The government announced on May 29th that the University can open for on-site teaching from 15 June.
“Today’s decision means that we can prepare for a measured return to on-campus teaching. That does not, unfortunately, mean that it is possible to do so with immediate effect, which the Prime Minister also pointed out,” says Vice-Chancellor Eva Wiberg.
Since March 18, the University has, in order to help reduce the spread of COVID-19, much of the teaching activity has been conducted remotely. On Friday afternoon, Prime Minister Stefan Löfven announced among other things that students may be able to return to their higher education institutions from 15 June.
“This is a positive decision which gives us clearer conditions for planning the autumn term,” says Eva Wiberg.
It is not possible to say yet what the decision means for the University of Gothenburg, but the University will provide information about this as soon as possible.
“We are now looking at how this will affect different courses and study programmes and what we need to change. My initial guess is that in the autumn we will still partly conduct remote teaching . This is in order to follow the guidelines in place to reduce the spread of the virus, including that we still need to maintain distance and observe the rule against gatherings larger than 50 people,” says Eva Wiberg.
What will happen to summer courses?
“It is clear that the courses will happen, but we need to come back with information about how the decision affects the ways in which these courses will be held.”
Despite today’s decision, the autumn semester will not be back to normal
Matilda Ernkrans, Minister for Higher Education and Research, also participated in the press conference on May 29. She believes the government announced an important decision, but wanted to make clear that not everything will be back to normal come autumn.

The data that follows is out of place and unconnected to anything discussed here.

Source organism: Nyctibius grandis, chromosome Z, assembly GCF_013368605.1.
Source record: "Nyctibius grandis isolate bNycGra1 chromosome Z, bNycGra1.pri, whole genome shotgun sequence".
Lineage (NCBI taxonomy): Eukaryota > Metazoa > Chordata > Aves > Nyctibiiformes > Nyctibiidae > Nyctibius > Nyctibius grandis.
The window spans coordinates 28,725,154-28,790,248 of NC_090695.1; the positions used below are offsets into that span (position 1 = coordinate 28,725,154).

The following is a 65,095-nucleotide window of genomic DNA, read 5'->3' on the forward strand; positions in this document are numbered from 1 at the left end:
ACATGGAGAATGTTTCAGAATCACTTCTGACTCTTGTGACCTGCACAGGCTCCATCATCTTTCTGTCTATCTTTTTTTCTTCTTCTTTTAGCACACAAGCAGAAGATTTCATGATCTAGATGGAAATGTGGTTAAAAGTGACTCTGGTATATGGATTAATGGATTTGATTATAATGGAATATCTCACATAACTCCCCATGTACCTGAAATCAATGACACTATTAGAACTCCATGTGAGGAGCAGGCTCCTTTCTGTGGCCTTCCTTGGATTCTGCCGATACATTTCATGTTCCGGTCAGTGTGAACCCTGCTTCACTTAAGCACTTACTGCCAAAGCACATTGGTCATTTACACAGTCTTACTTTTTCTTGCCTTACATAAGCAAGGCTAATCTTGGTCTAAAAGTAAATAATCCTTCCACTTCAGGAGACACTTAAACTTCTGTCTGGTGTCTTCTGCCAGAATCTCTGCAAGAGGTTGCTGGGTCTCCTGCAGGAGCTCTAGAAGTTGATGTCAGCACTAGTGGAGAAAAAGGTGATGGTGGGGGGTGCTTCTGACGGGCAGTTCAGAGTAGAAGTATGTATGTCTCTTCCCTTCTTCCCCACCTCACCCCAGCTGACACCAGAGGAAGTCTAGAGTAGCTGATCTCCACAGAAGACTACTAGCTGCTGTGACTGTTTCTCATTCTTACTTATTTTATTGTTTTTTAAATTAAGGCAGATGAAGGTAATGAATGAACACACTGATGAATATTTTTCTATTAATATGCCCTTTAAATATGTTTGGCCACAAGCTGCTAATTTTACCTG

“Higher education institutions have a responsibility to adapt their teaching and reduce the spread of the virus. Students also must exercise great personal responsibility. To succeed in their studies but also to stay at home at the slightest indication of illness, maintaining distance and washing their hands. Together we can get through this.”
Today’s decision is in effect until further notice, and if the situation changes, the government can make a new decision affecting how teaching is to be carried out. The government does not rule out a return to remote education as the main rule, should that become necessary.
“We have made an enormous transition, one which has been made possible thanks to significant effort from students and staff. We are now looking into reversing this transition for parts of the organization. At the same time we need to be mentally prepared for the possibility that the situation can change again. This pandemic demands enormous flexibility from us all,” says Eva Wiberg.
+46 70 775 8851